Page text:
Monday, December 8, 2014

Rescue Groups-How they do it

     A lot of news to report on this post...perhaps the most since I started writing Save 90. I have news about the 
Chief of Animal Services job, remarks by Baltimore County Executive Kevin Kamenetz on a radio show last week, as well as Save 90's second video on rescue. 
     In the first video on my last post, we saw how rescues work hand in hand with animal shelters. This time, we'll examine how rescue organizations accomplish their work, how they pay for it, and how they change the lives of so many animals. 
     First I want to thank Save 90's newest advertisers: The Big Screen Store and The Sofa Store, Barre. at the Quarry, and The Lichter Group. 
     You'll find their ads below the text of this post as well as a tally of funds raised through these ads for animal rescue groups. 
Now, some news:
     On my last post, I reported that Baltimore County was going to begin interviewing applicants for a new Chief of Animal Services. 
     One of those applying for the job was Jen Swanson, now the Executive Director of thBaltimore Humane Society. Last week, Jen got a phone call from the county, informing her that her interview was cancelled.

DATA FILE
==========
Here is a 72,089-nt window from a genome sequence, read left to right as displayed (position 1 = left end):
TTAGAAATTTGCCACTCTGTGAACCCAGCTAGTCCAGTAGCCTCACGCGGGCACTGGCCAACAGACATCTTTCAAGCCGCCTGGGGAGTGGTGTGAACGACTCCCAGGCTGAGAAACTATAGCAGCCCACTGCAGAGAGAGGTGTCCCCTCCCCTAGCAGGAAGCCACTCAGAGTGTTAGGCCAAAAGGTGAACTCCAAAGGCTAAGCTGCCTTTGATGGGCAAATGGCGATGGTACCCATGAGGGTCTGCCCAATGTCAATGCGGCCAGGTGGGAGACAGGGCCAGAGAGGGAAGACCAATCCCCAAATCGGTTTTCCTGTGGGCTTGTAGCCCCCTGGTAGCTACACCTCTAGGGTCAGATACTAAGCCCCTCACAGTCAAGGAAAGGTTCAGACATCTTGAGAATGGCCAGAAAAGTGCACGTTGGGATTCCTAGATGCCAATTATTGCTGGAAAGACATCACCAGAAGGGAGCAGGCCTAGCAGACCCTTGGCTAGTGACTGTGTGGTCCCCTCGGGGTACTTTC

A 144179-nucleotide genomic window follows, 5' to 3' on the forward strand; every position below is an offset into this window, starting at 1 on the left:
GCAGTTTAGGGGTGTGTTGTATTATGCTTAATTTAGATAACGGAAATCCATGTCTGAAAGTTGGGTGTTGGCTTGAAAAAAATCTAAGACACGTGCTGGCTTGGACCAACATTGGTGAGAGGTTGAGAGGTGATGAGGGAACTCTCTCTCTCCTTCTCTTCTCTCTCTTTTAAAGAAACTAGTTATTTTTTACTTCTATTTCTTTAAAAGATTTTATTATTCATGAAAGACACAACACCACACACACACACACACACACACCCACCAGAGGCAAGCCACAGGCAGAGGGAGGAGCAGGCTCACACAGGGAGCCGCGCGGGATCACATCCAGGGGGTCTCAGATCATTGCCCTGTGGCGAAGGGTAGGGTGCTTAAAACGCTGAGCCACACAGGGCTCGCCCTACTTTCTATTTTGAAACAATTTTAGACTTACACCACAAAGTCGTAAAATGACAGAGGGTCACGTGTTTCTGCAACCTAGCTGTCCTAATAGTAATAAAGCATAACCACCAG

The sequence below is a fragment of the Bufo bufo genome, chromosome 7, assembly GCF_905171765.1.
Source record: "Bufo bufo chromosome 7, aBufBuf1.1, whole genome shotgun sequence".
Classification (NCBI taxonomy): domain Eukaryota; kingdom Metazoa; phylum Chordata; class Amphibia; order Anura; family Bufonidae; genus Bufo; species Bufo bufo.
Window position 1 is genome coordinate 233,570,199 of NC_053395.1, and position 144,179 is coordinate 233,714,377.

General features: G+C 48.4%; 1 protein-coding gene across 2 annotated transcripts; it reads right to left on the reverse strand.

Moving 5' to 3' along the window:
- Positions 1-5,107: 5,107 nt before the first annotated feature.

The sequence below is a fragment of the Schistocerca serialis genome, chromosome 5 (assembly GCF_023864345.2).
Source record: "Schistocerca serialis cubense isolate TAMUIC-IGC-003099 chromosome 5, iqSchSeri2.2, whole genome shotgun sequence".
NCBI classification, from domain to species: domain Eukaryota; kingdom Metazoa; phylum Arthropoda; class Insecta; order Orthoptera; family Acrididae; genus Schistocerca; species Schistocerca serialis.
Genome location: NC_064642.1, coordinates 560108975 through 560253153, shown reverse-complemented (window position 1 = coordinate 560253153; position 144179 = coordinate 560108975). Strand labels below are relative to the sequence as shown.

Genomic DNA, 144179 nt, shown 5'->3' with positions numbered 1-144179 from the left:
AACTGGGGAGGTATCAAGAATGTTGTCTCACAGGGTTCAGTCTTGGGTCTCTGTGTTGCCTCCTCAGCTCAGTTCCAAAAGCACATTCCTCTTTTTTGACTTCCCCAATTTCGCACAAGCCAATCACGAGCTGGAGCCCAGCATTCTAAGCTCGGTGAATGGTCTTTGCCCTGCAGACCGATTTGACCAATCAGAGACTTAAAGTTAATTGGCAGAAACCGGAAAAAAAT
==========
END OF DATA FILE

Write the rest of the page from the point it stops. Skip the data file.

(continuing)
To learn why, I emailed Monique Lyle, the 
Public Information Officer for the Baltimore County Health Dept. which runs the county shelter.
     Lyle replied, "We did not attract a sufficient number of candidates to evaluate so we have cancelled all interviews. We are evaluating how we want to move forward."
     When I asked how many had applied, she answered that about a dozen had done so. That would seem like a rather large group of applicants. And, as I mentioned earlier, the list included someone who currently runs a shelter in our area, Jen Swanson. 
     I don't know who the other applicants were, or their qualifications, but it's difficult to understand why county officials didn't think it worth their time to interview Swanson and learn what she would bring to the table.  
    Says Swanson, "I'm very disappointed. I really thought I had a good shot at it, and I was looking forward to getting in there and helping save animals while also protecting public safety."